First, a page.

This has been extensively covered, e.g. in Washington Post "People move to places that fit their politics", citing data from 2014 Pew research (or this).

    Or, to quote NPR's "How Republicans And Democrats Ended Up Living Apart":

    Back in 1976 — the year of a close presidential election — just over a quarter of the population lived in "landslide counties," where the winning margin was greater than 20 percentage points, says journalist Bill Bishop, author of The Big Sort: Why the Clustering of Like-Minded America Is Tearing Us Apart.

    Last year, more than half the country lived in landslide counties. And, while Barack Obama's margin of victory was less in 2012 than it was in 2008, the number of states decided by fewer than 5 points actually went down.

    Of course, 538 covered this as well, in "http://fivethirtyeight.com/features/urban-resurgence-is-a-double-edged-sword-for-democrats/":

    The harsh reality for Democrats is that two-thirds of all congressional and legislative districts are in suburban and rural America. Bill Clinton carried both in 1992 and 1996, but Obama lost both in 2012. This is a big reason that Democrats have lost about 70 House seats and 910 state legislative seats, on net, since Obama took office.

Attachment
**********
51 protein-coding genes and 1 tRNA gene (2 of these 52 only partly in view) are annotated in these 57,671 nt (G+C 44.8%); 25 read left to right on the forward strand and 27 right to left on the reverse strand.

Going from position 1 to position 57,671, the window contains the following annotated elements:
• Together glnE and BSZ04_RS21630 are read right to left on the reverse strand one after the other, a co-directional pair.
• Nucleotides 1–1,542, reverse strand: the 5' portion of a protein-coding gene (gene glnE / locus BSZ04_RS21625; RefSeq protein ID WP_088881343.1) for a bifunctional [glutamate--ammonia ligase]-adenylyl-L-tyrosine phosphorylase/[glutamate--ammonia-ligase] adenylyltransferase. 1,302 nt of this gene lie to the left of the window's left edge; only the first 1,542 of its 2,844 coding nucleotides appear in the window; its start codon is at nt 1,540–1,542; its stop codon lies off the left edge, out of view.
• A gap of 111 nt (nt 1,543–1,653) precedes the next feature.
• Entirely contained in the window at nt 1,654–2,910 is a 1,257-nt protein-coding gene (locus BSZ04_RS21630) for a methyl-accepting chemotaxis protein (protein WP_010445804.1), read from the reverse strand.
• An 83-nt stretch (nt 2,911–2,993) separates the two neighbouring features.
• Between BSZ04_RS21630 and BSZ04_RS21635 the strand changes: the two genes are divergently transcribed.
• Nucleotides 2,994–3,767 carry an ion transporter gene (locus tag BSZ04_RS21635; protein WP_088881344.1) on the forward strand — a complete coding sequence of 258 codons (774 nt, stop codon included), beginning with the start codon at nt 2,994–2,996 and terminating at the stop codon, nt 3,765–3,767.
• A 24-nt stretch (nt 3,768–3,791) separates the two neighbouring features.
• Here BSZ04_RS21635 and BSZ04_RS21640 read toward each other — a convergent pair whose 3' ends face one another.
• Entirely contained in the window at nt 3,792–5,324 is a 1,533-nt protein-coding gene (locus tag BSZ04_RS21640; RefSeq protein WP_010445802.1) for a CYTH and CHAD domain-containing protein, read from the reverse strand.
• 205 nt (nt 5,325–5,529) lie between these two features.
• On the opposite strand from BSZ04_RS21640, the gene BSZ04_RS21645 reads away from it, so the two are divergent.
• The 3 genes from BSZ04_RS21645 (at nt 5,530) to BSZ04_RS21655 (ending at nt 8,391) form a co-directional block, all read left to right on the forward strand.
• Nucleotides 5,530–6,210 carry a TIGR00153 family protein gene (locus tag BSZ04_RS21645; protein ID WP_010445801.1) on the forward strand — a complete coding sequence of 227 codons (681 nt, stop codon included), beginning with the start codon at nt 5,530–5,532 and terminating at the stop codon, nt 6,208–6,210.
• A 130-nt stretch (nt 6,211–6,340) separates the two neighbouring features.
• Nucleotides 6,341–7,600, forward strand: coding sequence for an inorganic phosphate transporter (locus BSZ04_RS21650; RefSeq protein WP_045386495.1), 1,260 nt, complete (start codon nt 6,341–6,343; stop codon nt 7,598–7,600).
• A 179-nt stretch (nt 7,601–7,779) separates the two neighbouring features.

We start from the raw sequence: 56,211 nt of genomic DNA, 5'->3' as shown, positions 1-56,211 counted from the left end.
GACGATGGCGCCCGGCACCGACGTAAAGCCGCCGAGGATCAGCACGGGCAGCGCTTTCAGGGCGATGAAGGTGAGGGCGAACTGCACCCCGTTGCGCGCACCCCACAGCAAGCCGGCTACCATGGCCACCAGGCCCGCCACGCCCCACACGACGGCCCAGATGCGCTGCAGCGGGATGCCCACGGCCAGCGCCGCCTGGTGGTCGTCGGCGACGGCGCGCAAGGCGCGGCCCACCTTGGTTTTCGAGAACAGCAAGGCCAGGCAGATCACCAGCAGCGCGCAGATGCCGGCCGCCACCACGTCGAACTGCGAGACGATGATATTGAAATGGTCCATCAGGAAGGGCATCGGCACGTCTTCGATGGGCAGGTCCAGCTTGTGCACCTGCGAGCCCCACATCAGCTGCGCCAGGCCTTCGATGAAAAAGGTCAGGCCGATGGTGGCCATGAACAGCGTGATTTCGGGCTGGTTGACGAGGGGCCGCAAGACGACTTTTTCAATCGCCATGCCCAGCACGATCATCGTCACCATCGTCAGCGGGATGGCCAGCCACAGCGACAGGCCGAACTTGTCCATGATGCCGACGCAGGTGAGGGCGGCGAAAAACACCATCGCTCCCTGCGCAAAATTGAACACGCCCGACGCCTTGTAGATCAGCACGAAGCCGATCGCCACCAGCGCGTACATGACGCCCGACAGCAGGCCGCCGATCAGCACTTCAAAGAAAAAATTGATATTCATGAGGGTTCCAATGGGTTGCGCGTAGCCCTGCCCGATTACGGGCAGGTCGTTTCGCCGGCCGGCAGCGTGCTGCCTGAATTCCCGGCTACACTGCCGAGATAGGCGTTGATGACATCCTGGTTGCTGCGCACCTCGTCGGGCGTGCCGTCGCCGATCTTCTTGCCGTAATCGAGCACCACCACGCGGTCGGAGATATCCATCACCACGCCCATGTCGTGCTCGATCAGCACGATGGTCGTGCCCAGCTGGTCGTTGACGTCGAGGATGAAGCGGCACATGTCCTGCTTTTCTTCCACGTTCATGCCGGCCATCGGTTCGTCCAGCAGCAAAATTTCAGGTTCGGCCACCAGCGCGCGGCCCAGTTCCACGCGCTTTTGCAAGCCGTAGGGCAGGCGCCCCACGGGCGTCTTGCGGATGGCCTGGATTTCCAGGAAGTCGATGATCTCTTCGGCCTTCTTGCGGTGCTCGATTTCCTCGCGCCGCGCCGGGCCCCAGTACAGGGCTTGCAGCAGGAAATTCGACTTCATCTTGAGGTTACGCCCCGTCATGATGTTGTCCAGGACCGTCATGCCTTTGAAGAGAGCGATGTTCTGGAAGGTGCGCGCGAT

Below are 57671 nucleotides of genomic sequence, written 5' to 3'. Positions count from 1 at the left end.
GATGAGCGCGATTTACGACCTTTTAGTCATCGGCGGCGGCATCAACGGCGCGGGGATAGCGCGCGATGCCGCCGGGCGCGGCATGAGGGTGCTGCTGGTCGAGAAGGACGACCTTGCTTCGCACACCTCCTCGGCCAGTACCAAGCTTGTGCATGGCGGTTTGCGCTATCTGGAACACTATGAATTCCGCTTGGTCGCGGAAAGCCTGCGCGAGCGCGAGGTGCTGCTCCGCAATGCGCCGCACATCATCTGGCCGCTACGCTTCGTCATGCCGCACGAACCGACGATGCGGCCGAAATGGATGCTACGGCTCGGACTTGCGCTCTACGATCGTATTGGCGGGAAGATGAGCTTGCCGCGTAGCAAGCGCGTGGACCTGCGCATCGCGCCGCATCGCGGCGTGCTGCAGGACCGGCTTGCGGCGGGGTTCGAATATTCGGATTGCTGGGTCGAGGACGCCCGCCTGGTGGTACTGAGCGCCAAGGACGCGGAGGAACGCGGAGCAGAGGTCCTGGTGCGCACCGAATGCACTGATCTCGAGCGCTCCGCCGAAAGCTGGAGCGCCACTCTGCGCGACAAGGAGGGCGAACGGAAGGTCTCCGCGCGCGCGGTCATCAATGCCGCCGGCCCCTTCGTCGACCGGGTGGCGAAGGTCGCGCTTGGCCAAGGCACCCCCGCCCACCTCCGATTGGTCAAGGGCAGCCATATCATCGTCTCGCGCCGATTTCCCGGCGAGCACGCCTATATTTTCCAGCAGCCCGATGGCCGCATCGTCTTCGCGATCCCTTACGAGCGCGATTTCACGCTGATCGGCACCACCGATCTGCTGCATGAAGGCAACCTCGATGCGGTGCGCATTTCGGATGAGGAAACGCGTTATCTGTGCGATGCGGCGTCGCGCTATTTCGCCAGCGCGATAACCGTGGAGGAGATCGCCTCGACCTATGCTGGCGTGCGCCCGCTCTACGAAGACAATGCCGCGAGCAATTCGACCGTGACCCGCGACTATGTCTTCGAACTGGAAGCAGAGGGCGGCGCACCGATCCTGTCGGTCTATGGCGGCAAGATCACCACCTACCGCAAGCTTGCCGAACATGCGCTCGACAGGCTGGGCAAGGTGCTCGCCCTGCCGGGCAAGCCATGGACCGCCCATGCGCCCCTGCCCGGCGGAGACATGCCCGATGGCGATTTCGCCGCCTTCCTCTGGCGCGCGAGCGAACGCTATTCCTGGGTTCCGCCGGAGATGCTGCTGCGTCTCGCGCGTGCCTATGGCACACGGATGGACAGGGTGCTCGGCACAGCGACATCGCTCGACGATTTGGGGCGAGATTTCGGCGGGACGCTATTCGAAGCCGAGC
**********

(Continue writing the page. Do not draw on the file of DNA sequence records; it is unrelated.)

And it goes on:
Back in 1988, the suburbs voted 4.5 percentage points more Republican than the nation as a whole. In the 1990s, migration of city dwellers to the suburbs made them much more diverse and helped Democrats narrow the gap to just 2 points by 2000. But millennials’ recent pattern of delaying outward moves and the resulting suburban slowdown have stifled Democratic advancement, and in 2012, the suburbs voted 3.1 percentage points more Republican than the nation.

  2. "First past the post" electoral system. This has been discussed ad nauseam on Politics.SE.

  • 8